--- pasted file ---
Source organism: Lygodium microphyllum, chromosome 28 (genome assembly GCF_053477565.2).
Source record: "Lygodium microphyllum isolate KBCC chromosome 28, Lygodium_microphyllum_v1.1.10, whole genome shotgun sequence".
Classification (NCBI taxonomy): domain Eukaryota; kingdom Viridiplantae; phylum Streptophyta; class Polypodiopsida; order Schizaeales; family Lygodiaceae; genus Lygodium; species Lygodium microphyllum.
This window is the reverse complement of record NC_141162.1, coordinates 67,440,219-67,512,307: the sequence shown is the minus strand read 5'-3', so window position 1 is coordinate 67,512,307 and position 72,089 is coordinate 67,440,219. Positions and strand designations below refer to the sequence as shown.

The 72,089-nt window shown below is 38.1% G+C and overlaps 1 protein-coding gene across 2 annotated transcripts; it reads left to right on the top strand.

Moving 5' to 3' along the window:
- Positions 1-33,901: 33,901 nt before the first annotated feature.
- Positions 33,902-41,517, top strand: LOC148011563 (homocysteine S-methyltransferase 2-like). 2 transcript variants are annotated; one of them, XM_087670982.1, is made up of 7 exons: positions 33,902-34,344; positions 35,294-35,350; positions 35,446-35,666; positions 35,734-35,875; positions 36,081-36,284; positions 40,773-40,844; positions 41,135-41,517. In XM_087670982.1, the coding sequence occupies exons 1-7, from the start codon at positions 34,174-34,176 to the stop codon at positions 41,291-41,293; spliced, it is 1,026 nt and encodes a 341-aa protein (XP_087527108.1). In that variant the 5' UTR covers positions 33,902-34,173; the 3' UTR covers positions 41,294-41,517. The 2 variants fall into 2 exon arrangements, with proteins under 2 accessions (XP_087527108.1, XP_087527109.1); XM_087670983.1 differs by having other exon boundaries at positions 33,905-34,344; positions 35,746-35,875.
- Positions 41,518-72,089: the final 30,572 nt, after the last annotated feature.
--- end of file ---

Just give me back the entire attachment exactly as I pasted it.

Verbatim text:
Source organism: Lygodium microphyllum, chromosome 28 (genome assembly GCF_053477565.2).
Source record: "Lygodium microphyllum isolate KBCC chromosome 28, Lygodium_microphyllum_v1.1.10, whole genome shotgun sequence".
Classification (NCBI taxonomy): domain Eukaryota; kingdom Viridiplantae; phylum Streptophyta; class Polypodiopsida; order Schizaeales; family Lygodiaceae; genus Lygodium; species Lygodium microphyllum.
This window is the reverse complement of record NC_141162.1, coordinates 67,440,219-67,512,307: the sequence shown is the minus strand read 5'-3', so window position 1 is coordinate 67,512,307 and position 72,089 is coordinate 67,440,219. Positions and strand designations below refer to the sequence as shown.

The 72,089-nt window shown below is 38.1% G+C and overlaps 1 protein-coding gene across 2 annotated transcripts; it reads left to right on the top strand.

Moving 5' to 3' along the window:
- Positions 1-33,901: 33,901 nt before the first annotated feature.
- Positions 33,902-41,517, top strand: LOC148011563 (homocysteine S-methyltransferase 2-like). 2 transcript variants are annotated; one of them, XM_087670982.1, is made up of 7 exons: positions 33,902-34,344; positions 35,294-35,350; positions 35,446-35,666; positions 35,734-35,875; positions 36,081-36,284; positions 40,773-40,844; positions 41,135-41,517. In XM_087670982.1, the coding sequence occupies exons 1-7, from the start codon at positions 34,174-34,176 to the stop codon at positions 41,291-41,293; spliced, it is 1,026 nt and encodes a 341-aa protein (XP_087527108.1). In that variant the 5' UTR covers positions 33,902-34,173; the 3' UTR covers positions 41,294-41,517. The 2 variants fall into 2 exon arrangements, with proteins under 2 accessions (XP_087527108.1, XP_087527109.1); XM_087670983.1 differs by having other exon boundaries at positions 33,905-34,344; positions 35,746-35,875.
- Positions 41,518-72,089: the final 30,572 nt, after the last annotated feature.